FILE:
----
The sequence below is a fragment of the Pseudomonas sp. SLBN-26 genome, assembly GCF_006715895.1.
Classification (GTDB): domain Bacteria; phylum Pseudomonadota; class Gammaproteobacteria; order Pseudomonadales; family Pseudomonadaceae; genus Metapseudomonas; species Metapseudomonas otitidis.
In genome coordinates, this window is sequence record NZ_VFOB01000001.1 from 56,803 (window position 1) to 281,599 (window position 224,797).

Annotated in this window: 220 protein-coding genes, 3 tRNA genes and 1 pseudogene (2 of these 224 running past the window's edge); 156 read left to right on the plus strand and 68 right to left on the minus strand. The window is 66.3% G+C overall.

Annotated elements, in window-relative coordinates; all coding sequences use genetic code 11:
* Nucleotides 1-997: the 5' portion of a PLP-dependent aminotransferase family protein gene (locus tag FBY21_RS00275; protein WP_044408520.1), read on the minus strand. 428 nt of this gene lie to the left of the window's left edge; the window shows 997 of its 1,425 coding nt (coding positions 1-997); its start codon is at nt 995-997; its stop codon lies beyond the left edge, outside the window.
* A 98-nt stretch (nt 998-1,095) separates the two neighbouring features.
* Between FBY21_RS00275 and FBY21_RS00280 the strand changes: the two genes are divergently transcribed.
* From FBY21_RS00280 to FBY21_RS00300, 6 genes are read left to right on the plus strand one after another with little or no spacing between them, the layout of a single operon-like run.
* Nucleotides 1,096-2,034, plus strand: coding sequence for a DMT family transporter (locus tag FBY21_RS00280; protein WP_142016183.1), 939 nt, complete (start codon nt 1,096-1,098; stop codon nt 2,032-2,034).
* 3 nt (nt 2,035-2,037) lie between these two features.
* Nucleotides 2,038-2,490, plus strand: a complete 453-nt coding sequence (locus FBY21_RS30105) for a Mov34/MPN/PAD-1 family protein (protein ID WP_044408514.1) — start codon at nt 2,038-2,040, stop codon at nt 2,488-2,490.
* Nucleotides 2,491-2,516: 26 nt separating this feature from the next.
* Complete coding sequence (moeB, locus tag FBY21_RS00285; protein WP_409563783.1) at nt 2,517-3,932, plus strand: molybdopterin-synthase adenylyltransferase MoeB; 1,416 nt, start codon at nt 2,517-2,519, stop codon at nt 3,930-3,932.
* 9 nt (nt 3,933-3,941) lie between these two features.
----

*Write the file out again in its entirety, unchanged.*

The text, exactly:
The sequence below is a fragment of the Pseudomonas sp. SLBN-26 genome, assembly GCF_006715895.1.
Classification (GTDB): domain Bacteria; phylum Pseudomonadota; class Gammaproteobacteria; order Pseudomonadales; family Pseudomonadaceae; genus Metapseudomonas; species Metapseudomonas otitidis.
In genome coordinates, this window is sequence record NZ_VFOB01000001.1 from 56,803 (window position 1) to 281,599 (window position 224,797).

Annotated in this window: 220 protein-coding genes, 3 tRNA genes and 1 pseudogene (2 of these 224 running past the window's edge); 156 read left to right on the plus strand and 68 right to left on the minus strand. The window is 66.3% G+C overall.

Annotated elements, in window-relative coordinates; all coding sequences use genetic code 11:
* Nucleotides 1-997: the 5' portion of a PLP-dependent aminotransferase family protein gene (locus tag FBY21_RS00275; protein WP_044408520.1), read on the minus strand. 428 nt of this gene lie to the left of the window's left edge; the window shows 997 of its 1,425 coding nt (coding positions 1-997); its start codon is at nt 995-997; its stop codon lies beyond the left edge, outside the window.
* A 98-nt stretch (nt 998-1,095) separates the two neighbouring features.
* Between FBY21_RS00275 and FBY21_RS00280 the strand changes: the two genes are divergently transcribed.
* From FBY21_RS00280 to FBY21_RS00300, 6 genes are read left to right on the plus strand one after another with little or no spacing between them, the layout of a single operon-like run.
* Nucleotides 1,096-2,034, plus strand: coding sequence for a DMT family transporter (locus tag FBY21_RS00280; protein WP_142016183.1), 939 nt, complete (start codon nt 1,096-1,098; stop codon nt 2,032-2,034).
* 3 nt (nt 2,035-2,037) lie between these two features.
* Nucleotides 2,038-2,490, plus strand: a complete 453-nt coding sequence (locus FBY21_RS30105) for a Mov34/MPN/PAD-1 family protein (protein ID WP_044408514.1) — start codon at nt 2,038-2,040, stop codon at nt 2,488-2,490.
* Nucleotides 2,491-2,516: 26 nt separating this feature from the next.
* Complete coding sequence (moeB, locus tag FBY21_RS00285; protein WP_409563783.1) at nt 2,517-3,932, plus strand: molybdopterin-synthase adenylyltransferase MoeB; 1,416 nt, start codon at nt 2,517-2,519, stop codon at nt 3,930-3,932.
* 9 nt (nt 3,933-3,941) lie between these two features.